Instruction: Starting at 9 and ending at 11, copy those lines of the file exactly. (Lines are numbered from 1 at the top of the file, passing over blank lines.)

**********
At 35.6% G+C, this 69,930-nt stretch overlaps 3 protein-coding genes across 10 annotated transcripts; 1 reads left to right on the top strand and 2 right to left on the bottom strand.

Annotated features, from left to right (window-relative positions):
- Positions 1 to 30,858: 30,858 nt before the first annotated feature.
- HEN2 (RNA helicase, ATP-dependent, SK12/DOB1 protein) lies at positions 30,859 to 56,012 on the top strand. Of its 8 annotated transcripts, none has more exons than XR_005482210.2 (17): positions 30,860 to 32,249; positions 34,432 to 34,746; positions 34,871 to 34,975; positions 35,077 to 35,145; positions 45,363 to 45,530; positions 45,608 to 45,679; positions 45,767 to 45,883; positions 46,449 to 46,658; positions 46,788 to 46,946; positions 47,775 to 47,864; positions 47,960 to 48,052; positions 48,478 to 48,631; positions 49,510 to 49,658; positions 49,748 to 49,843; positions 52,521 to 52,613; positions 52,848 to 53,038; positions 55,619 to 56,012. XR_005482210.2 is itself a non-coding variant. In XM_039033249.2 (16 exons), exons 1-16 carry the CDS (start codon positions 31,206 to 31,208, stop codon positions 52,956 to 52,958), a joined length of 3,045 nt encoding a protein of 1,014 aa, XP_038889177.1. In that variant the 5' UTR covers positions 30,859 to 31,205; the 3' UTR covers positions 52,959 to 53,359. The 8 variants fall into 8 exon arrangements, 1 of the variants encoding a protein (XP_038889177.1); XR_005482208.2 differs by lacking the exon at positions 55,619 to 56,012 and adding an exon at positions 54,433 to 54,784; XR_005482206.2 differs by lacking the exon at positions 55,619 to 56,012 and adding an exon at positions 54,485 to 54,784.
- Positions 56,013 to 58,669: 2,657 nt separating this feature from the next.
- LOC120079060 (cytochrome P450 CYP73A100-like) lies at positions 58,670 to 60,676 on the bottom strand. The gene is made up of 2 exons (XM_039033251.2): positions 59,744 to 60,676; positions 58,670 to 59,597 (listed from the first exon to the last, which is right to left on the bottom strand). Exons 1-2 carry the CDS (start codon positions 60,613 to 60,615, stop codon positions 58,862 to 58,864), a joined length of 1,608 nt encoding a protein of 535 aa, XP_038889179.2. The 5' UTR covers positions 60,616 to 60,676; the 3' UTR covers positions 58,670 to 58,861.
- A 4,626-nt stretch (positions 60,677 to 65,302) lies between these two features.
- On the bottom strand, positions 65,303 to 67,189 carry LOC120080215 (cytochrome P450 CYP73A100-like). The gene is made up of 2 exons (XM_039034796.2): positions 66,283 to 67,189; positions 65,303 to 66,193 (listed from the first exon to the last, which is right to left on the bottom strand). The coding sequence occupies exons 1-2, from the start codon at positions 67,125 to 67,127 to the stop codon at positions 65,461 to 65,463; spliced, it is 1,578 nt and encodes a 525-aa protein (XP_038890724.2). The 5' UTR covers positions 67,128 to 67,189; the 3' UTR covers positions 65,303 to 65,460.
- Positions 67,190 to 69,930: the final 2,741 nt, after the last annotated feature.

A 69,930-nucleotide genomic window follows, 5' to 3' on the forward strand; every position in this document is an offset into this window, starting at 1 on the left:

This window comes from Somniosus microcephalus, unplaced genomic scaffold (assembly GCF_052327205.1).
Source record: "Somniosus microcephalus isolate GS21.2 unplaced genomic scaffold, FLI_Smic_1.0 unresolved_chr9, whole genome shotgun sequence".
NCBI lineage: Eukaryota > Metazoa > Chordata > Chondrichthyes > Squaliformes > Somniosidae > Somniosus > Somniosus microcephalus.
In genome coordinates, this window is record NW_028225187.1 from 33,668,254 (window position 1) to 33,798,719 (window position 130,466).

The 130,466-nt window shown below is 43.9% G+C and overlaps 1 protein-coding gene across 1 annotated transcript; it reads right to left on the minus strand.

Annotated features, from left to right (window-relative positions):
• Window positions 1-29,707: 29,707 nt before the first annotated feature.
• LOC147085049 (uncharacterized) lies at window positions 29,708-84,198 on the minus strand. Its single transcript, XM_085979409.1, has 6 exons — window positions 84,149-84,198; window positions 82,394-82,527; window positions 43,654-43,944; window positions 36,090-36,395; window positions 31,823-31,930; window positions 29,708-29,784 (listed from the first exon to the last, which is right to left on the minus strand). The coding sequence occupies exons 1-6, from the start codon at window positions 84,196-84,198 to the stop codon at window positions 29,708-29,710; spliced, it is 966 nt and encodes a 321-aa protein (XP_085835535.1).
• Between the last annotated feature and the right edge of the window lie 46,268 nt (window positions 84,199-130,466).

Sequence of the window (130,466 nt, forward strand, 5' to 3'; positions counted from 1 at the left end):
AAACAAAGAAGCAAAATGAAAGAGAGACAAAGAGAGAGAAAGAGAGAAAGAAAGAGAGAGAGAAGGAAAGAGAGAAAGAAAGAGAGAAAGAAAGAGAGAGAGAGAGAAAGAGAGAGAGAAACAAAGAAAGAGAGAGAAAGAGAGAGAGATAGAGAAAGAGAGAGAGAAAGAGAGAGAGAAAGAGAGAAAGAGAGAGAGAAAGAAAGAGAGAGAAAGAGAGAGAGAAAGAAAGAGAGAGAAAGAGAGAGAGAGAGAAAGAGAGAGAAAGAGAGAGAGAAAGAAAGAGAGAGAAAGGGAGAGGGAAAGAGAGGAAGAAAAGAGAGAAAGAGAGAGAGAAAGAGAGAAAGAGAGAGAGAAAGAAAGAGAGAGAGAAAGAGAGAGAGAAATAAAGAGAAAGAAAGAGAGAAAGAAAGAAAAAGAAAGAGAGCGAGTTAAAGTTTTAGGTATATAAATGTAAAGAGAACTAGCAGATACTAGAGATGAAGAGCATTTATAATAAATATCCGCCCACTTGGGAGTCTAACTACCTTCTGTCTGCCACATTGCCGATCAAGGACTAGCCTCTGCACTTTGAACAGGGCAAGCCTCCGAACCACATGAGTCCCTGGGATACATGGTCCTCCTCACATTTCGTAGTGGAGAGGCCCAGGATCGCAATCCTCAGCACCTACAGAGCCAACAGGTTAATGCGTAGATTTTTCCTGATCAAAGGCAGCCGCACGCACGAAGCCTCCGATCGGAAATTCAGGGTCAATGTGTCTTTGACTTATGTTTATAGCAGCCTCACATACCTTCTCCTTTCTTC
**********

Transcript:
- Positions 67,190 to 69,930: the final 2,741 nt, after the last annotated feature.

A 69,930-nucleotide genomic window follows, 5' to 3' on the forward strand; every position in this document is an offset into this window, starting at 1 on the left:

This window comes from Somniosus microcephalus, unplaced genomic scaffold (assembly GCF_052327205.1).